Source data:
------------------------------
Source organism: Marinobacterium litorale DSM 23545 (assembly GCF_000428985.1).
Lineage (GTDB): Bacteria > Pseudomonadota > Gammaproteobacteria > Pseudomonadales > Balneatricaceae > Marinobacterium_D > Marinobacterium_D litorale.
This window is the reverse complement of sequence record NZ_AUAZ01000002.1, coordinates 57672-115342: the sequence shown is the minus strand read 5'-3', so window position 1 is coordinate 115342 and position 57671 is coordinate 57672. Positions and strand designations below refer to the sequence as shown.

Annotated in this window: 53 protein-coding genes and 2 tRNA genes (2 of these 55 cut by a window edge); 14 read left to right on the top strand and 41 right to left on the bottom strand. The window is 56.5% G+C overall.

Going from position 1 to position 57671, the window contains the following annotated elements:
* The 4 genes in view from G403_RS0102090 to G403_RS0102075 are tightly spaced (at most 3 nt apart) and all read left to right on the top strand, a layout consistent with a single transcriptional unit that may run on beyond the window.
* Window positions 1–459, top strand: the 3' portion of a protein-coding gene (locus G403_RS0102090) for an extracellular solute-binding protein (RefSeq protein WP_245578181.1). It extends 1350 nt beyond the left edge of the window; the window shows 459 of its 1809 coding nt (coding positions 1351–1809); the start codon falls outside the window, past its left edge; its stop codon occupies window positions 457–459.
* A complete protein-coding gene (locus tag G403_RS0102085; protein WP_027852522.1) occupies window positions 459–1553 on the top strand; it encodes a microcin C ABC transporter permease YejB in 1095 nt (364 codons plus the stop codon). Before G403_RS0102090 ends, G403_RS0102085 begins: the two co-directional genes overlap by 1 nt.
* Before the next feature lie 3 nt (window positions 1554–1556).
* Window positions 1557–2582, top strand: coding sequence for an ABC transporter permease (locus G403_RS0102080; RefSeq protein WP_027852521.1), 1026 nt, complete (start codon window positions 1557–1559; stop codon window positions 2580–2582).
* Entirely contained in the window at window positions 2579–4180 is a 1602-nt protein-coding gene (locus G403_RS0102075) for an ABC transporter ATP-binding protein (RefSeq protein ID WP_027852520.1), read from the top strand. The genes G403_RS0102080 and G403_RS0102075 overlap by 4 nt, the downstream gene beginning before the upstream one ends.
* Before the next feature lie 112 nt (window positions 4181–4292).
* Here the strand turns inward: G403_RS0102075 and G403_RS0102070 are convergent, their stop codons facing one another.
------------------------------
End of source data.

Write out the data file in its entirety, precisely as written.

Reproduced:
Source organism: Marinobacterium litorale DSM 23545 (assembly GCF_000428985.1).
Lineage (GTDB): Bacteria > Pseudomonadota > Gammaproteobacteria > Pseudomonadales > Balneatricaceae > Marinobacterium_D > Marinobacterium_D litorale.
This window is the reverse complement of sequence record NZ_AUAZ01000002.1, coordinates 57672-115342: the sequence shown is the minus strand read 5'-3', so window position 1 is coordinate 115342 and position 57671 is coordinate 57672. Positions and strand designations below refer to the sequence as shown.

Annotated in this window: 53 protein-coding genes and 2 tRNA genes (2 of these 55 cut by a window edge); 14 read left to right on the top strand and 41 right to left on the bottom strand. The window is 56.5% G+C overall.

Going from position 1 to position 57671, the window contains the following annotated elements:
* The 4 genes in view from G403_RS0102090 to G403_RS0102075 are tightly spaced (at most 3 nt apart) and all read left to right on the top strand, a layout consistent with a single transcriptional unit that may run on beyond the window.
* Window positions 1–459, top strand: the 3' portion of a protein-coding gene (locus G403_RS0102090) for an extracellular solute-binding protein (RefSeq protein WP_245578181.1). It extends 1350 nt beyond the left edge of the window; the window shows 459 of its 1809 coding nt (coding positions 1351–1809); the start codon falls outside the window, past its left edge; its stop codon occupies window positions 457–459.
* A complete protein-coding gene (locus tag G403_RS0102085; protein WP_027852522.1) occupies window positions 459–1553 on the top strand; it encodes a microcin C ABC transporter permease YejB in 1095 nt (364 codons plus the stop codon). Before G403_RS0102090 ends, G403_RS0102085 begins: the two co-directional genes overlap by 1 nt.
* Before the next feature lie 3 nt (window positions 1554–1556).
* Window positions 1557–2582, top strand: coding sequence for an ABC transporter permease (locus G403_RS0102080; RefSeq protein WP_027852521.1), 1026 nt, complete (start codon window positions 1557–1559; stop codon window positions 2580–2582).
* Entirely contained in the window at window positions 2579–4180 is a 1602-nt protein-coding gene (locus G403_RS0102075) for an ABC transporter ATP-binding protein (RefSeq protein ID WP_027852520.1), read from the top strand. The genes G403_RS0102080 and G403_RS0102075 overlap by 4 nt, the downstream gene beginning before the upstream one ends.
* Before the next feature lie 112 nt (window positions 4181–4292).
* Here the strand turns inward: G403_RS0102075 and G403_RS0102070 are convergent, their stop codons facing one another.